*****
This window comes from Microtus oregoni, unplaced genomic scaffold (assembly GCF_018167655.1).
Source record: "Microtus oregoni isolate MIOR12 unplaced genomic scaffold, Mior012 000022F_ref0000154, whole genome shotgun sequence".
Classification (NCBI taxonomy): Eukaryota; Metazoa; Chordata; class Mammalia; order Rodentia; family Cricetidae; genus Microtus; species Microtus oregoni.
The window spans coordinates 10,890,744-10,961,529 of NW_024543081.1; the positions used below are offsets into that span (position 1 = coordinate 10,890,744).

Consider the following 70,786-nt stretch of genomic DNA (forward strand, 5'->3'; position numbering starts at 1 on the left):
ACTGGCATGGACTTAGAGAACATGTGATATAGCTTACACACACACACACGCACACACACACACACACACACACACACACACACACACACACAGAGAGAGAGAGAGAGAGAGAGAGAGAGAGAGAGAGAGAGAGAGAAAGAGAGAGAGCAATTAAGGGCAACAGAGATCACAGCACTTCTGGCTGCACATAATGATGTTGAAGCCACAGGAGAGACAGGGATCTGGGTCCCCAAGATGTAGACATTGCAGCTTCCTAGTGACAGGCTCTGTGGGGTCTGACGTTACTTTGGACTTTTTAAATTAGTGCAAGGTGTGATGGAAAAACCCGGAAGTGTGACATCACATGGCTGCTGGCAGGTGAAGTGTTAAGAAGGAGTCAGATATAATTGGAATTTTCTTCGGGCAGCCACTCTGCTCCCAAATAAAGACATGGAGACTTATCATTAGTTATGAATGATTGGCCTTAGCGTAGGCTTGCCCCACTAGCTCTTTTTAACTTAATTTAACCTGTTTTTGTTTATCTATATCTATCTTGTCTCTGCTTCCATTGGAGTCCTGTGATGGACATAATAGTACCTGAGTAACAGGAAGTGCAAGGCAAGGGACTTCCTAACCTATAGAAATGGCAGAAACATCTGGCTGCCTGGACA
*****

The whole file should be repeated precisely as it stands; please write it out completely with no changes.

This window comes from Microtus oregoni, unplaced genomic scaffold (assembly GCF_018167655.1).
Source record: "Microtus oregoni isolate MIOR12 unplaced genomic scaffold, Mior012 000022F_ref0000154, whole genome shotgun sequence".
Classification (NCBI taxonomy): Eukaryota; Metazoa; Chordata; class Mammalia; order Rodentia; family Cricetidae; genus Microtus; species Microtus oregoni.
The window spans coordinates 10,890,744-10,961,529 of NW_024543081.1; the positions used below are offsets into that span (position 1 = coordinate 10,890,744).

Consider the following 70,786-nt stretch of genomic DNA (forward strand, 5'->3'; position numbering starts at 1 on the left):
ACTGGCATGGACTTAGAGAACATGTGATATAGCTTACACACACACACACGCACACACACACACACACACACACACACACACACACACACACAGAGAGAGAGAGAGAGAGAGAGAGAGAGAGAGAGAGAGAGAGAGAAAGAGAGAGAGCAATTAAGGGCAACAGAGATCACAGCACTTCTGGCTGCACATAATGATGTTGAAGCCACAGGAGAGACAGGGATCTGGGTCCCCAAGATGTAGACATTGCAGCTTCCTAGTGACAGGCTCTGTGGGGTCTGACGTTACTTTGGACTTTTTAAATTAGTGCAAGGTGTGATGGAAAAACCCGGAAGTGTGACATCACATGGCTGCTGGCAGGTGAAGTGTTAAGAAGGAGTCAGATATAATTGGAATTTTCTTCGGGCAGCCACTCTGCTCCCAAATAAAGACATGGAGACTTATCATTAGTTATGAATGATTGGCCTTAGCGTAGGCTTGCCCCACTAGCTCTTTTTAACTTAATTTAACCTGTTTTTGTTTATCTATATCTATCTTGTCTCTGCTTCCATTGGAGTCCTGTGATGGACATAATAGTACCTGAGTAACAGGAAGTGCAAGGCAAGGGACTTCCTAACCTATAGAAATGGCAGAAACATCTGGCTGCCTGGACA